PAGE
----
Binge viewing isn't something to fear.
The short answer is no. And here's why.
DVRs were supposed to kill linear TV, and in spite of the fact that penetration continues to increase, overall time-shifting activity has remained constant. Nielsen's most recent Cross Platform Report demonstrated that 87% of broadcast viewing is still done live.
Broadband video was also supposed to kill linear TV, but the average PC-streaming session is still only a few minutes in length. To be fair, we are starting to see evidence that young adults are spending less time watching TV than they were a few years ago, but it's hardly a mass exodus. And it's definitely not because they don't care about TV.
In fact, SocialGuide reports that in the month of January alone, there were nearly 100 million tweets related to TV programming, all generated within three hours of each telecast, if not during the telecast itself.
Viewers want to see what will happen next and comment on it in real time.
Nowhere is this more evident than with live tentpole events like the Super Bowl, the Grammys and the Academy Awards, which generate millions of tweets as they happen.
Social media is the ultimate virtual watercooler, and spoilers are a very real risk if you are not in the know.
I can think of several occasions in which binge viewing actually led to my watching more live TV. ABC's "Lost" (my favorite series of all time) is perhaps the best example. My wife and I binged our way through three seasons and were caught up by the time season four began. At that point, we were so hooked that waiting even a few hours to watch the latest episode wasn't an option.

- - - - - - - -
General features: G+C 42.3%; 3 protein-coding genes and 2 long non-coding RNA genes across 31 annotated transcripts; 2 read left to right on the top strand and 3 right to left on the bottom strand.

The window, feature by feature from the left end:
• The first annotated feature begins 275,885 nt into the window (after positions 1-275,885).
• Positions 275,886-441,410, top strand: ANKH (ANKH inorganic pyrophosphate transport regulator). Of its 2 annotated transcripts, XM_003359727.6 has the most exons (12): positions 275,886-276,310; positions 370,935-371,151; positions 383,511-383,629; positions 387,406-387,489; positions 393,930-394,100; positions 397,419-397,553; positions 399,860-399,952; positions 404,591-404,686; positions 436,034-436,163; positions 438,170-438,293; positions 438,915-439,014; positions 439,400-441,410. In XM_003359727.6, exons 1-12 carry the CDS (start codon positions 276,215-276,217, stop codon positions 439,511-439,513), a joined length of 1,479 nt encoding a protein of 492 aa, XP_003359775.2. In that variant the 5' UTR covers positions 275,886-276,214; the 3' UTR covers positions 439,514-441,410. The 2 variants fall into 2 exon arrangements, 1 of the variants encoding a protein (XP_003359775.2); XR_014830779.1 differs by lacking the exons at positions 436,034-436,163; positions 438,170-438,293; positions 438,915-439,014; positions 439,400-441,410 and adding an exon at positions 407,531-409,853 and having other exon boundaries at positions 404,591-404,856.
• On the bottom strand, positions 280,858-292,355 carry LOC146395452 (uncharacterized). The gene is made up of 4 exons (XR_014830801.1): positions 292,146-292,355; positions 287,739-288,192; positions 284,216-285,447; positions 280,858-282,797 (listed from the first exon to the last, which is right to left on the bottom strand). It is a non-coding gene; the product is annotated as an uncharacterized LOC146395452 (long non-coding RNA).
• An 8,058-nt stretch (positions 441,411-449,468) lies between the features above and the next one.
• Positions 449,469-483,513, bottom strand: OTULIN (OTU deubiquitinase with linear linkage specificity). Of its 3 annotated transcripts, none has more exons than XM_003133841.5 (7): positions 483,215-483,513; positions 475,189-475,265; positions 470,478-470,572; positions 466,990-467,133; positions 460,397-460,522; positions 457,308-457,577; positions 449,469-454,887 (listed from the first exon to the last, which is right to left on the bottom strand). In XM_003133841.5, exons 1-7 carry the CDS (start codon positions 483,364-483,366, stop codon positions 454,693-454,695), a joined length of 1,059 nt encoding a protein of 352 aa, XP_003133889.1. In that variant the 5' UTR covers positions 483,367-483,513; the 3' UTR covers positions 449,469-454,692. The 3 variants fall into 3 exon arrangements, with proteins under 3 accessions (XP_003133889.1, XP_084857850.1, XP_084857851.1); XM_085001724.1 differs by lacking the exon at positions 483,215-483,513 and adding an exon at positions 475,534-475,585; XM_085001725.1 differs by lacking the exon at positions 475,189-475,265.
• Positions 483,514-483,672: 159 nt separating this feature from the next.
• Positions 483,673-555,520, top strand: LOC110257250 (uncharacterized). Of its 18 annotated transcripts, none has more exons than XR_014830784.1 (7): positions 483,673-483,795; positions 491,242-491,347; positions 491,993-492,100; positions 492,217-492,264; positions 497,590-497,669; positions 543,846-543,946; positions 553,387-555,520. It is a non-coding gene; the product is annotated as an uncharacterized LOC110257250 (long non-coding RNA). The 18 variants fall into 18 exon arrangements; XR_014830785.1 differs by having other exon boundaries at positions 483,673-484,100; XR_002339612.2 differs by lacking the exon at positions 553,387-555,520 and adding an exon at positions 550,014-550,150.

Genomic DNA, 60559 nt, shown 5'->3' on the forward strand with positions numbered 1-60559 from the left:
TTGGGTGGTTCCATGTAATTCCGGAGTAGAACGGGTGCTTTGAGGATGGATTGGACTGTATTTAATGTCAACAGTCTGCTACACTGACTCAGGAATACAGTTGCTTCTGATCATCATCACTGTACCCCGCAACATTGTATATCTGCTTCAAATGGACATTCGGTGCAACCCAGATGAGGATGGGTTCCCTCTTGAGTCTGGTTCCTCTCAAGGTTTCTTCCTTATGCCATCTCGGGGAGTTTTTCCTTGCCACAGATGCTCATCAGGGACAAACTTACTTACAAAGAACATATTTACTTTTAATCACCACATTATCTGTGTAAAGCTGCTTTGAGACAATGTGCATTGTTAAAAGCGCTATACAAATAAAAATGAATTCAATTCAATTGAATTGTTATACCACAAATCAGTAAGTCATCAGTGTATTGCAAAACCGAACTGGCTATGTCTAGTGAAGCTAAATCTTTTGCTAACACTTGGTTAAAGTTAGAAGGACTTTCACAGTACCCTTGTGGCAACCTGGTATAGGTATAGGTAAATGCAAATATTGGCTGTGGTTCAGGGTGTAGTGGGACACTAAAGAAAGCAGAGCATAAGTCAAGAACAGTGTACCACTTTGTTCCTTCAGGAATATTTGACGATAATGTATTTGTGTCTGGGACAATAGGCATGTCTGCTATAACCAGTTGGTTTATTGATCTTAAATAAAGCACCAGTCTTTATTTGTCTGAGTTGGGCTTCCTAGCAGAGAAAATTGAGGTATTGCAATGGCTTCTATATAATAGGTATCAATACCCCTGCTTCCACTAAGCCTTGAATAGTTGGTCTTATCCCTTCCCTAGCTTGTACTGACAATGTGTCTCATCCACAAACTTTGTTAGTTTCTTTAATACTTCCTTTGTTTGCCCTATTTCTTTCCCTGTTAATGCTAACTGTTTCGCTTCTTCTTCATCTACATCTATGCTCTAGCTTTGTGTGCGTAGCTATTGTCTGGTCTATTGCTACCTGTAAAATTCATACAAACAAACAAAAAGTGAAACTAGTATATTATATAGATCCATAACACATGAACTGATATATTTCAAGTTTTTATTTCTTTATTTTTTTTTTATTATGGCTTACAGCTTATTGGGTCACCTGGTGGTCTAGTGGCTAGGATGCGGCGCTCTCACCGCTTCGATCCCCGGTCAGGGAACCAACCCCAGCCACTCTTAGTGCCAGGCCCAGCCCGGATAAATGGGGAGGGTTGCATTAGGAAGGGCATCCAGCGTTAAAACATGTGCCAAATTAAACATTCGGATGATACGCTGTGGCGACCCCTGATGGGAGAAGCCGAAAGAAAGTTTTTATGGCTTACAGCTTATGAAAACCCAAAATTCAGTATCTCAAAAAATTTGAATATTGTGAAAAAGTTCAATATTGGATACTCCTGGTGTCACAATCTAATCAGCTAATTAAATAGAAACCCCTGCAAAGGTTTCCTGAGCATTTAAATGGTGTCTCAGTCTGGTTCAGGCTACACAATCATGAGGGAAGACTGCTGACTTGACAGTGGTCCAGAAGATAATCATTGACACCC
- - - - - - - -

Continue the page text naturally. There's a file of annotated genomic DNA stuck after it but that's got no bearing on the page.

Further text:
There's solid evidence that I'm not alone. British import "Downton Abbey" didn't start to catch on here in the States until after it had already started airing on PBS. Netflix's streaming service allowed latecomers to catch up, and by the time season two premiered, ratings went up significantly. The season-three premiere grew even more, and most recently, the season-three finale was the highest-rated telecast for the PBS run of the show.
Netflix's approach to "House of Cards" is interesting and will probably become more important as the major streaming players attempt to differentiate themselves with original content and exclusive deals for existing programming.
But the fact remains that these are subscription services, which will always limit uptake. Consider HBO, which launched in 1972 and is still only purchased by about a quarter of TV homes today -- 40 years later.
So yes, there is a certain satisfaction to be had by spending a rainy day indoors geeking out on your latest TV addiction. You may even feel a twinge of regret once you are caught up and have to watch in real time.
But this is the age of total mediation, and odds are another feeling will win out in the end: the fear of missing out.